Earlier that same day, I was told that I have a “disarming smile.” I try to disarm him. He does not disarm.

When he gets up to my car, he says, “oil change,” and I nod in agreement, but it isn’t a question. I believe that if I had asked for anything more complicated, he would have told me to fuck off. He stands in front of my car, guiding it into the garage. After I park, I remove my keys from the ignition and a hand darts through my open window, mere inches from my face. “Keys,” says a different voice, and I hastily relinquish them. The acephalous hand requests that I wait in the waiting room (where one usually does do the waiting).

I perform my task admirably, grabbing my notebook and tucking a black pen into the crook between my upper ear and temple and leap away from the harried action already taking place beneath my car’s raised hood. The door slaps closed behind me obdurately.

When describing the waiting room, we must use the term “room” liberally. It has four walls, and although the walls did not come into contact with the ceiling, it is essentially room-like. Perhaps the phrase “waiting cell” would be more applicable. The cell is, in itself, an interesting phenomenon partly because of the pungent odor of cheap cigars that entwines itself around the entirety of the dozen square feet of the enclosure. This strikes me as odd not only because of the incongruity of the idea of someone smoking inside a building lined with oil, but because the smell does not permeate any other part of the garage. I am happy to report that I am in solitary confinement in this waiting cell. For this, I am grateful. Although I wouldn’t say I am an agoraphobe, there are not many things as distressing as perfunctory small talk in a confined space with a stranger. Five chairs are backed against the near wall, and I sit in one, and slide another in front of me where I lay down my notebook, and begin writing.

I have discovered the source of the cigar smell. It is being generated by a small air-freshener sitting astride an ancient vending machine. I now find I have more questions than I had previously: What company would manufacture an air-freshener that smells like a Swisher Sweets? Furthermore, what kind of patron opts for the “eau de cigar” over, say, Lavender Breeze, or Vanilla Heaven? Finally, in what kind of musky hell is the aroma of a spent convenience store cigar an improvement over the original stench? These questions I dare not breach for fear of the answers.

I am beginning to realize how awkward I must look — crumpled overtop of a chair, partaking in the entirely emasculating task of writing in something that looks like a diary. The two mechanics are talking to each other, and, as if I am eighteen all over again, I am struck with the sudden fear of being called a nerd; back to the days of high school and college where being caught reading a novel not assigned by a teacher could get one relegated to the ghettos of the “Unpopular Table.” Where anything that you did was scrutinized, tested, prodded, and subjected to a litmus test of “brosimilitude.” Everything must feed into that man-ethos: video games, and slightly delirious, ball-grabbingly uncouth jokes that must be told over and over and over. I hastily tuck my journal away, and go about doing something more mind-numbing and drab: I turn on the boob-tube.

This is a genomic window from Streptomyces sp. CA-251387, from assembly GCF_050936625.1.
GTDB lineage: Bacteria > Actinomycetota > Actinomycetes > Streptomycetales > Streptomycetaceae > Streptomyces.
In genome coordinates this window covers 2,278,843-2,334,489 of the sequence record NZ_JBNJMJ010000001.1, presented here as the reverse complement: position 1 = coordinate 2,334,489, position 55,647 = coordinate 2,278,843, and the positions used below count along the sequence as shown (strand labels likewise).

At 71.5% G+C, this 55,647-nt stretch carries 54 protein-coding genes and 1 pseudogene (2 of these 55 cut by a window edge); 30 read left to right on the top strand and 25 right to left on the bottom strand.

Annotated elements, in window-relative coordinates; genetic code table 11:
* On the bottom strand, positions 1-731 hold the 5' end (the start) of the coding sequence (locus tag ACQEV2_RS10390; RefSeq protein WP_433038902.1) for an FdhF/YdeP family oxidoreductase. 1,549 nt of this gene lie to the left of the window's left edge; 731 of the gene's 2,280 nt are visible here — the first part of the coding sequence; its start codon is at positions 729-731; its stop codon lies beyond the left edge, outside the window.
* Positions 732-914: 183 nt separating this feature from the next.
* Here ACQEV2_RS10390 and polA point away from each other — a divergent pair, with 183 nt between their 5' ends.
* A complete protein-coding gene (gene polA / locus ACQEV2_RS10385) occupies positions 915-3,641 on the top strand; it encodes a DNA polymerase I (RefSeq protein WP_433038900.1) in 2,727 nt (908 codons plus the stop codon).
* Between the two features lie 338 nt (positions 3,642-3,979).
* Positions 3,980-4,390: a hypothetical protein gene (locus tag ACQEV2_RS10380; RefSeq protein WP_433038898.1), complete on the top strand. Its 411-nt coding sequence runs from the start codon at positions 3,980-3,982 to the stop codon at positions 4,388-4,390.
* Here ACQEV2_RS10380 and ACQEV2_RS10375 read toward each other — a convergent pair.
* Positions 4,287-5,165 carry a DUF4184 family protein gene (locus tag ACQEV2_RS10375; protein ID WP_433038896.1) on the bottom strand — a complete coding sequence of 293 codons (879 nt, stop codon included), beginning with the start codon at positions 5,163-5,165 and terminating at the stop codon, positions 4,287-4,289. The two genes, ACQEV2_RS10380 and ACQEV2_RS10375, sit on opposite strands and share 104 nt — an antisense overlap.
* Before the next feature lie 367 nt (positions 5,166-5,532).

The TV turns on with the satisfying pop of cathode ray tubing heating up. The picture warbles, then the noise drowns out, and gives way to sweet undiluted picture. ESPN, baby. SportsCenter. What’s up with the Phils? In-depth look at the NBA playoffs. Gridiron. Steroids. Sex, sex, sex. Who’s going to win the west? MVP candidates. Stats, scores, analysis. Cold hard facts and figures. Pasty white guys in glasses and bad suits. Women in sex-kitten, business-chic. Sex. Commercials. Beer commercials. Here comes the Silver Bullet. Areolae perk beneath painted-on wife-beaters. Who needs a woman when you have your favorite lite beer? Nutri-system. Viagra. Guy stuff. SportsCenter.

I get lost in the programming. I am so inundated with OBPs and SoGs and triple-doubles and breasts that I almost don’t hear the hood to my car shutting. My car is done, but my mind is still riding the bibulous carousel of cleavage. I open the cell door and walk through, where my friend, the pissed mechanic, is frowning at the checklist in his hands the same way a doctor might check vital charts. I know what he expects — it is something of a ritual between man and mechanic — the obligatory “once-over,” pointing out obscure and seemingly irrelevant gaskets, cogs, and other whatsits. A sign of masculinity achieved and maintained. Cars, sports, tits: the trifecta of testosterone.

I duck from the obligation, ready to get on my way back home to read a book, and write a story. I thank him and enter my car without much more than what is deemed polite, but I would not even know where to start in this charade. I drive away from the waiting cell. I drive away from the drunk man, mumbling in basso profundo, "let me be, let me be," as he nurses his aching soul, drowned by cirrhosis, aching with priapism, and lost among vainglorious virtues that are inherently empty and mindless.